||Federation and Meteorology
Table of Contents
War History of the Australian Meteorological Service
Chapter 1: D.Met.S.Australia's Wartime Weather Service
Chapter 2: The Weather Factor in Warfare
Chapter 3: Met in the Retreat
The Evacuations from Ambon and Namlea
Fall of Salamaua
The Singapore Expedition/ Brief Visit to Singapore
Trek across Timor/ The Retreat in Timor
Sea Escape from Tulagi
Vila and Noumea Bases
The Attacks on Darwin and Broome
Chapter 4: Met in the Advance
Chapter 5: Meteorology in Aviation
Chapter 6: Central Forecasting Services
Chapter 7: Met With the Army
Chapter 8: Research and Personnel Training
Chapter 9: Instrumental Development and Maintenance
Chapter 10: Scientific Developments in the RAAF Meteorological Service
Chapter 11: Divisional Bureaux and Their Work
Appendix 1: List of Reports Provided by D.Met.S. for Advances Operational Planning and Other Purposes
Appendix 2: List of Service Personnel RAAF Meteorological Service
Appendix 3: List of Civilian Personnel Who Worked Together with Service Personnel of the RAAF Meteorological Service
Appendix 4: List of Locations at which RAAF Meteorological Service Personnel Served
Sea Escape from Tulagi (continued)Time was precious as the vessel had to get away and be under cover again before daylight, so all speed was made for Guadalcanal, where the Balus was anchored close to shore in a small inlet. Fortunately, it rained all the next day, thereby reducing the risk of observation from the air, and that night the RAAF men pushed on for the mission station on the southern tip of the island, where they were joined by the AIF members from Gavutu, who had made the journey in small boats. On the following night the schooner, packed to the limit because of the 30 soldiers taken aboard, stood out for San Christobal, but engine trouble developed and reduced speed to about half, so that daylight found the Balus several miles from its objective and under a cloudless sky. Prayers went up from everyone aboard that no enemy planes would appear, but they were in vain. Before long a Japanese flying boat appeared, passing the schooner at 1000 feet, but for some unknown reason withholding attack. Probably the decrepit state of the vessel, combined with the fact that only the natives were in sight, convinced the enemy pilot that it was only an island trading schooner, but whatever the reason the Balus reached San Christobal safely. Once there it was decided not to camouflage the ship, for to do so would have invited suspicion in view of the earlier encounter, and when two Zero float planes approached later to inspect the schooner from about 100 feet all the white men were safely hidden ashore.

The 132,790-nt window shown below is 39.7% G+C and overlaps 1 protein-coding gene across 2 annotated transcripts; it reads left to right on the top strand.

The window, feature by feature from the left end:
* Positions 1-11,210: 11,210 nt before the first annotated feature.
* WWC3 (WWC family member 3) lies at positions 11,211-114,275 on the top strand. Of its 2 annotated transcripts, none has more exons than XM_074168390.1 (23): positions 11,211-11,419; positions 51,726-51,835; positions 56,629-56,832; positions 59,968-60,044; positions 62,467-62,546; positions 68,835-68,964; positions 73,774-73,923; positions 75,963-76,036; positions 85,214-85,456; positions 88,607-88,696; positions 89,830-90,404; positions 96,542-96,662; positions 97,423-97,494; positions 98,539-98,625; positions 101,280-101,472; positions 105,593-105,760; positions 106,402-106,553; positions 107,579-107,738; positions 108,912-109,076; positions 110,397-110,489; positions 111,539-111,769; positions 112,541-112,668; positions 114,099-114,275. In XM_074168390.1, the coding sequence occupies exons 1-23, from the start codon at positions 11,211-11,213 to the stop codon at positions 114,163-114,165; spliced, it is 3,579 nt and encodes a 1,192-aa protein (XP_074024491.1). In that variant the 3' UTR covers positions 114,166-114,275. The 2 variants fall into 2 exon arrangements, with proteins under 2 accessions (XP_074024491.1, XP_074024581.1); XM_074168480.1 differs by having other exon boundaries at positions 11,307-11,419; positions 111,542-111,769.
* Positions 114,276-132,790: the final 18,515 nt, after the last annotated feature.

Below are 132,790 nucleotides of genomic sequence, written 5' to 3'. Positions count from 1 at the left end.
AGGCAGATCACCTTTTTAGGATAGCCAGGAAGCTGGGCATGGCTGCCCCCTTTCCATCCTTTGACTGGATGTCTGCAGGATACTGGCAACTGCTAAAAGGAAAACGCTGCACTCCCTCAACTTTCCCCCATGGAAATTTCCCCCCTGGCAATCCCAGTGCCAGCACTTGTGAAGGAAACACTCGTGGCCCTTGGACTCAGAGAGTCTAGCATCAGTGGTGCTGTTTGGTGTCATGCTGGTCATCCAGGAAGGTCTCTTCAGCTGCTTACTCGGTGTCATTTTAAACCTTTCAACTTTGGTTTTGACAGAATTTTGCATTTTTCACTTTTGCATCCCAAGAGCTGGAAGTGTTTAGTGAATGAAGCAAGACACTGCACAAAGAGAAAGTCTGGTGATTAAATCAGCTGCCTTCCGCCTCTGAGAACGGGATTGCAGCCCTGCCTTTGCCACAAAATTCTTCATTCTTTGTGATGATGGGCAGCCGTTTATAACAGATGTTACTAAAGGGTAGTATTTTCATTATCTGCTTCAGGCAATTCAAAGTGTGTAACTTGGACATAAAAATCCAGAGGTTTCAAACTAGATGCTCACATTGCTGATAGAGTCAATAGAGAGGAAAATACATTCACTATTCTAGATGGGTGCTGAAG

So far so good, but the major troubles began after clearing San Christobal since there was no map aboard the Balus and no means of navigating other than a compass. It was decided to run for the middle of the New Hebrides, hoping that there would not be too much drift either to north or south, and for several days the small vessel bobbed about in the Pacific with her navigators completely at a loss to know where they were. The trade winds were fairly howling and the open sea was far too rough for the poor old Balus which did everything but sink. Water poured over the low sides of the schooner, which was making very little headway, and almost everyone aboard was seasick, making the crowded conditions almost unbearable.
One of the few not affected by the motion of the ship was Sgt Hore, whose knowledge of meteorology stood the men in good stead, Sgt Hore reasoned that large Cumulus cloud would not develop over the sea during the day in the south-easterly stream, except in frontal zones, but would build up in daylight hours over the land. Thus, when the captain conjectured that the New Hebrides must be close at hand despite adverse winds and seas he offered to climb as high as possible in the schooner about 10 o'clock in the morning to search the horizon for land. Sure enough, away to the east he discerned the unmistakable cumuliform tops over the stratocumulus over the sea.
Course was changed and before long a mountain range came into view. Spirits rose rapidly, even among the seasick men, and eventually the Balus reached the land, which proved to be the west coast of the island of Espiritu Santo. The cumulus cloud first observed by Sgt Hore probably had developed on the windward side of the mountain range on the island.
From this stage onward the trip was uneventful. The Balus proceeded by easy stages through the New Hebrides to Vila, where Sgt Hore was warmly welcomed by the two Australian weather men stationed thereFO (later Sqn Ldr) B. Mason and Sgt (later FO) G. R. Martin.
© Online Edition Australian Science and Technology Heritage Centre and Bureau of Meteorology 2001
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